Saunders said investors were right to bet on faster increases in borrowing costs with consumer price inflation heading above 4%, adding to signs the BoE might become the first major central bank to raise rates since the pandemic struck.
“I’m not in favour of using code words or stating our intentions in advance of the meeting too precisely. The decisions get taken at the proper time,” Saunders said.
“But markets have priced in over the last few months an earlier rise in Bank Rate than previously and I think that’s appropriate.”
Last month the nine-member Monetary Policy Committee voted unanimously to keep rates at 0.1%.
But Saunders and Deputy Governor Dave Ramsden voted to halt the BoE’s government bond purchases ahead of schedule.
Saunders said markets had fully priced in a February rate hike by the British central bank and had half priced in a December increase in borrowing costs.
“I’m not trying to give a commentary on exactly which one, but I think it is appropriate that the markets have moved to pricing a significantly earlier path of tightening than they did previously,” he said.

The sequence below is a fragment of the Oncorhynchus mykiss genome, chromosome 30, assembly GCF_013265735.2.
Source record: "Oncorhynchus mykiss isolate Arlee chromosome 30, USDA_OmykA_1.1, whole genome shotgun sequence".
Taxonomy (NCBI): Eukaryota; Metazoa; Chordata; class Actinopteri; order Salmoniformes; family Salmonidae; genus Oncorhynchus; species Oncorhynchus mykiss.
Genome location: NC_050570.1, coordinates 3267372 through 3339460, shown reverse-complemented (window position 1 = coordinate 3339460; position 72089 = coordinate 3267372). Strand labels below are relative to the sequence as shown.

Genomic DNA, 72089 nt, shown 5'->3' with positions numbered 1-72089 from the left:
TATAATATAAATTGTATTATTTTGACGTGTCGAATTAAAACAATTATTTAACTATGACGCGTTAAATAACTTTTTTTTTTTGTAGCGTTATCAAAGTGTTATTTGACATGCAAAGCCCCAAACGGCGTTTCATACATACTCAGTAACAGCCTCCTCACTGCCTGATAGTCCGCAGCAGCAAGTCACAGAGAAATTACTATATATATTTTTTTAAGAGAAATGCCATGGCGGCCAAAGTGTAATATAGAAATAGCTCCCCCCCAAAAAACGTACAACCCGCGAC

The comments by Saunders came shortly after BoE Governor Andrew Bailey said inflation running above the central bank’s 2.0% target was concerning and had to be managed to prevent it from becoming permanently embedded.
“We are going to have a very delicate and challenging job on our hands so we have got to in a sense prevent the thing becoming permanently embedded because that would obviously be very damaging,” Bailey told the Yorkshire Post newspaper.
For a look at all of today’s economic events, check out our economic calendar.
(Reporting by Maria Ponnezhath in Bengaluru; and James Davey in London; editing by William Schomberg)